UM Health Science Symposium to Feature Student Air Quality Research

May 10, 2019

UM News Service

MISSOULA – Members of the public are invited to attend the 15th annual Research Education on Air and Cardiovascular Health Environmental Health Science Symposium from 10 a.m. to 2 p.m. Tuesday, May 14, at the University of Montana. 

Nearly 200 high school students from schools across western Montana, including Charlo, Helena, Corvallis, Anaconda and Missoula, will present their air quality research findings. Students learned about the risks associated with prolonged exposure to three major air pollutants: particulate matter, radon and carbon monoxide. Their research primarily focused on measuring air pollution levels within homes, schools and local businesses. Top research projects will be recognized with special awards

The event provides an excellent opportunity for the public to learn about how students are addressing common air pollution issues within their communities. Previous award-winning projects include: “Carbon Monoxide Produced During Combustion of Wood Based on Moisture Content,” “Effect of Different Running Surfaces on a Runner's Exposure to PM2.5,” “Bioremediation of Air Pollution Due to Wildfires” and “Rampant Radon Remediation: Attempting to Reduce Radon Levels in the Basement of Superior High School.”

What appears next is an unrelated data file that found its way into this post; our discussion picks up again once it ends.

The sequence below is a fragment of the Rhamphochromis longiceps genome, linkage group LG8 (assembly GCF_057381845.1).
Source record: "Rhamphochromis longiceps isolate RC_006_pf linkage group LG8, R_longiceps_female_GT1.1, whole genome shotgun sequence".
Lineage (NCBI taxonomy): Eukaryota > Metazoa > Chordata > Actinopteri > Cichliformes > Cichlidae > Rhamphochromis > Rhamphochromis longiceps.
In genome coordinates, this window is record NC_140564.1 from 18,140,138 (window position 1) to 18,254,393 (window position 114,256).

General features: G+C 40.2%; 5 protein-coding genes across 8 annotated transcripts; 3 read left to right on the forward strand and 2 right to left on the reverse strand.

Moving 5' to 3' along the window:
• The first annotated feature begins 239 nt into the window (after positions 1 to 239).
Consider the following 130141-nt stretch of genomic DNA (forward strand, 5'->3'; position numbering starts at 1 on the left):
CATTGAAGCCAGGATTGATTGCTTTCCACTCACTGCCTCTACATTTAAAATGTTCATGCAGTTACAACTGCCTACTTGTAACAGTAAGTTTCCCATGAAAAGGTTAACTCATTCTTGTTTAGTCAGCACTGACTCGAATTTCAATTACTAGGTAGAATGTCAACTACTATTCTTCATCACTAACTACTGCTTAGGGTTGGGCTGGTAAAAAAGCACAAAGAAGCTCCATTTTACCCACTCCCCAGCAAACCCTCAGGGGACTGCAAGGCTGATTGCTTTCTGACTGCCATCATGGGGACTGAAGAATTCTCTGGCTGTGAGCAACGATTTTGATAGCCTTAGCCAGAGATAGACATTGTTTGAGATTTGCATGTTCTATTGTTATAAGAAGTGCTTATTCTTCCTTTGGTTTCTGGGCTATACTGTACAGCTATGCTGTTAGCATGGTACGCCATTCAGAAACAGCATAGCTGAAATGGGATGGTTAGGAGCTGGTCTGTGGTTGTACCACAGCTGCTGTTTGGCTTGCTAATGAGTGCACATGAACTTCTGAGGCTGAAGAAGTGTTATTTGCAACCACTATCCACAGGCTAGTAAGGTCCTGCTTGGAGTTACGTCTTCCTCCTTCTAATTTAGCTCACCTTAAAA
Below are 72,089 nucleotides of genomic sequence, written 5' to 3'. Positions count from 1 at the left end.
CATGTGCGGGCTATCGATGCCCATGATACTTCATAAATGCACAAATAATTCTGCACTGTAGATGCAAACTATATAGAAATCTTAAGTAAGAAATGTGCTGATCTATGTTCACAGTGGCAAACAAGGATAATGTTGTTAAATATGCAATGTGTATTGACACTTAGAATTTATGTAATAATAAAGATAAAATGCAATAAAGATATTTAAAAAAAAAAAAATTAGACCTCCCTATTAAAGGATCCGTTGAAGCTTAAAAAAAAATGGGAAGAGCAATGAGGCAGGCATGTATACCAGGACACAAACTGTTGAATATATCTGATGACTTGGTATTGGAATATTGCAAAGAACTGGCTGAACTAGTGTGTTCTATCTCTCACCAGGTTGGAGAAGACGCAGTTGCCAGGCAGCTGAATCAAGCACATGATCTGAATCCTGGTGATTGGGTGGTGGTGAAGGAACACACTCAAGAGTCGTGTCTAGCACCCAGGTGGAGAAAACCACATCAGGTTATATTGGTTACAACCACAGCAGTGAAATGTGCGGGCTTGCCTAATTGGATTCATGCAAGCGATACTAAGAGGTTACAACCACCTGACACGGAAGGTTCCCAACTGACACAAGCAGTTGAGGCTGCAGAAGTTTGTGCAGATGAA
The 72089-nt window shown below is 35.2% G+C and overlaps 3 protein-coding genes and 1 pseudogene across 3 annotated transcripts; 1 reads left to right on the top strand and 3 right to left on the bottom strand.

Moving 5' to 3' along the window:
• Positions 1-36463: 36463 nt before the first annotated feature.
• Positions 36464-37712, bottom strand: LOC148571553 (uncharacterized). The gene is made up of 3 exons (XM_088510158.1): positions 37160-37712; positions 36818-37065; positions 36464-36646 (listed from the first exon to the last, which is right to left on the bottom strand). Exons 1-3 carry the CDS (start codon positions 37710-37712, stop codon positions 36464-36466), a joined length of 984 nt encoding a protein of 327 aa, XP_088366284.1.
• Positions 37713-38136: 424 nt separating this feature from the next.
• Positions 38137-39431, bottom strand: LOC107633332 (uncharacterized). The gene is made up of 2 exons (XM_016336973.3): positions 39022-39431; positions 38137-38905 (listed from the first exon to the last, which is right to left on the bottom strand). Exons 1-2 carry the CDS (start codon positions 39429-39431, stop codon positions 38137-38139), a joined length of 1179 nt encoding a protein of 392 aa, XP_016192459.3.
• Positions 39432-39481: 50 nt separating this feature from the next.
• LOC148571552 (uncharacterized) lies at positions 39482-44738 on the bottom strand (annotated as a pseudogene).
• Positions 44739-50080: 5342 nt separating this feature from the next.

The symposium, which is hosted by UM’s School of Public and Community Health Sciences and the Department of Chemistry, is divided into two divisions: a poster session and PowerPoint presentations. Posters can be viewed in the main lobby of the Skaggs Building on May 14, and PowerPoint presentations will take place between 10 a.m. and noon in the North Underground Urey Lecture Hall. The awards ceremony will begin at 1:35 p.m. and conclude by 2 p.m.

 The Montana Department of Environmental Quality and the National Institute of Health’s Science Education Partnership Award Program provide major funding and support for this event.


Contact: Brett Taylor, education coordinator, UM School of Public and Community Health Sciences, 406-243-4861,